Learn to take night sky pictures with a master photographer
- Credit: Archant
Get a lesson from acclaimed Cheshire astrophotographer Nigel A Ball
In conjunction with Cheshire Life magazine, acclaimed astrophotographer Nigel A Ball is offering a 30% discount on all prints ordered from his website and the first five people to order will also receive a free one hour’s tuition online. Use the promo code CHESHLIFE here to take advantage of this offer.
Nigel Ball, who lives just outside Nantwich, specialises in images of the night sky. He was awarded Fellowship of the Royal Astronomical Society in 2013 for his services to astrophotography and public outreach work. He provides talks, one-to-one tuition and runs regular workshops throughout Cheshire and North Wales. Last year he released Casgliad Llyn, a collection of images portraying the beauty by day and night of the Llyn Peninsula. These pictures follow the night sky along the North Wales coast. The iconic image seen above is from the Llyn collection and is called Airglow. Nigel says: “Airglow is a phenomenon whereby the sun’s heat during the day warms the atmosphere to such an extent that the molecules are energised. After dark, this energy is released as green light. This photograph was taken at Porthor in August: the foreground is a rockpool and in the sky, a Perseid meteor makes an appearance,”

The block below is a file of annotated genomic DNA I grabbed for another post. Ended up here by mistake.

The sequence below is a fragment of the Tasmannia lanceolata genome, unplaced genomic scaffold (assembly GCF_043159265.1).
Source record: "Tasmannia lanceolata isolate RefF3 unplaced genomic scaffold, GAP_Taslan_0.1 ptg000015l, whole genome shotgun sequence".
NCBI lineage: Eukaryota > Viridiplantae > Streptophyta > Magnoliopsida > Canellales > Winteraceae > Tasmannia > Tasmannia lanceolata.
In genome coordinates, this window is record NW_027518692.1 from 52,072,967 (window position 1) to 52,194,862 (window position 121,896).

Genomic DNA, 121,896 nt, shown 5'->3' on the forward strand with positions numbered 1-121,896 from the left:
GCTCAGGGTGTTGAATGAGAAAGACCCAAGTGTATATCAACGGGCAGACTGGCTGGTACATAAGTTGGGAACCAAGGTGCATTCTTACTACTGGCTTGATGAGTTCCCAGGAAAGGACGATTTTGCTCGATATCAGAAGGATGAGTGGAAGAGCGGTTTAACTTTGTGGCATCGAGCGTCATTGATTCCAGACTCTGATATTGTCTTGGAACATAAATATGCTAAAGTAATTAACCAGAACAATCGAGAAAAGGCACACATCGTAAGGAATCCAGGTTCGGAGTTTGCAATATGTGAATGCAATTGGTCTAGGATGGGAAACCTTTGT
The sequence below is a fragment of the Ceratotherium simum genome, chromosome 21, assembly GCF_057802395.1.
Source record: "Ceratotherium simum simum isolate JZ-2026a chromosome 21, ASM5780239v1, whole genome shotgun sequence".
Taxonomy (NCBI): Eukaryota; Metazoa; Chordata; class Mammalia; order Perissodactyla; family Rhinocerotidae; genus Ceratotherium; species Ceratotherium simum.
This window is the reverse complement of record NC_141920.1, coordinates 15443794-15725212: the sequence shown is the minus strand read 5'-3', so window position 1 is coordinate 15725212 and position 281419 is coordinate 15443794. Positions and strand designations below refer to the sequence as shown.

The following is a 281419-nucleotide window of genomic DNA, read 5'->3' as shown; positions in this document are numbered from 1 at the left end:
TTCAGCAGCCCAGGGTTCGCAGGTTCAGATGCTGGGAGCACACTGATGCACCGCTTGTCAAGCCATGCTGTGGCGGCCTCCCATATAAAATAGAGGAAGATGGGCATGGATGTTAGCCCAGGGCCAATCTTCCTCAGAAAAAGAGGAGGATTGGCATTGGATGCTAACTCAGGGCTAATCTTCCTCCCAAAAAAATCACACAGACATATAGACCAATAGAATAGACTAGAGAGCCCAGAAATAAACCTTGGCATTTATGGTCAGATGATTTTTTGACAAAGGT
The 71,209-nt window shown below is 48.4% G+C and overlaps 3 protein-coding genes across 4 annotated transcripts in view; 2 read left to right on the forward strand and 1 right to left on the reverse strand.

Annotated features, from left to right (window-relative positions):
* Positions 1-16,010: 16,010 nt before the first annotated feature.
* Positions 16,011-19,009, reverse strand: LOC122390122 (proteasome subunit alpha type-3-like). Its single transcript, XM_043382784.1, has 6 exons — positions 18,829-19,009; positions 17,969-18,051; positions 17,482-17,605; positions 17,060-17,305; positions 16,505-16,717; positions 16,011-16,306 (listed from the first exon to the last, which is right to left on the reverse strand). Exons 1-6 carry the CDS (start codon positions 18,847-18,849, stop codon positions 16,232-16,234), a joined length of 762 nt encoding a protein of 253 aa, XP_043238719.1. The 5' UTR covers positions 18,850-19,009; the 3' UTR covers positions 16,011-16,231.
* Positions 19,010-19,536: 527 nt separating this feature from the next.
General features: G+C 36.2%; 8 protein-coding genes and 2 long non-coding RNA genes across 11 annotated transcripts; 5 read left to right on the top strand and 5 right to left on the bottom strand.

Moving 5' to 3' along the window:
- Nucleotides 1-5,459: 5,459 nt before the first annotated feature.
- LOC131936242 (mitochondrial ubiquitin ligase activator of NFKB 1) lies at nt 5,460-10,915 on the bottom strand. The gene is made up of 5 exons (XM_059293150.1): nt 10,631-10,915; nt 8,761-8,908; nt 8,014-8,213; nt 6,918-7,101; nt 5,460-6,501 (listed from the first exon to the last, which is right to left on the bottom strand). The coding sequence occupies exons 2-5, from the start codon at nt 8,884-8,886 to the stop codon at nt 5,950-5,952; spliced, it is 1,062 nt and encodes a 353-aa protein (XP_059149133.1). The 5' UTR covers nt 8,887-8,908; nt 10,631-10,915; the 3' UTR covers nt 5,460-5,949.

Nigel’s interest in photography began in the 1970s using firstly film (Ilford FP4) and then later slide (Kodachrome 25 and 64), developing and printing in a home darkroom with his father who won various Photographic Club awards for his close-up photography. His interest in astronomy began during the Apollo Moon missions back in the late sixties when he watched the coverage on the BBC. He says: “I’ve always had a healthy or, some say, an unhealthy interest in astronomy and in recent times I’ve had more free time so I returned to the hobby and in particular astrophotography and nightscape photography. I’ve always been interested in mathematics and science; I believe most of the natural world can be understood by these two disciplines. Astro and night photography allow me to combine my love of maths, science and real-time software into one.”
Nigel says that lockdown has significantly reduced the amount of air pollution and the stars are shining brighter. Now is a great time to practice night photography and it’s warmer out there too. Why not have a go yourself?
Nigel A Ball’s top tips for photographing the night sky
1. You’ll need a camera capable of manual exposure. Basic camera settings are aperture of your lens to the maximum opening, lowest f-number on the dial, exposure to 20 seconds, ISO to 1600.
2. Focusing is the most important thing to do. Set the lens to manual mode, and focus on a distant object, a streetlight, electricity pylon something that is far off. Do this during the day and then be careful not to knock the focus ring.
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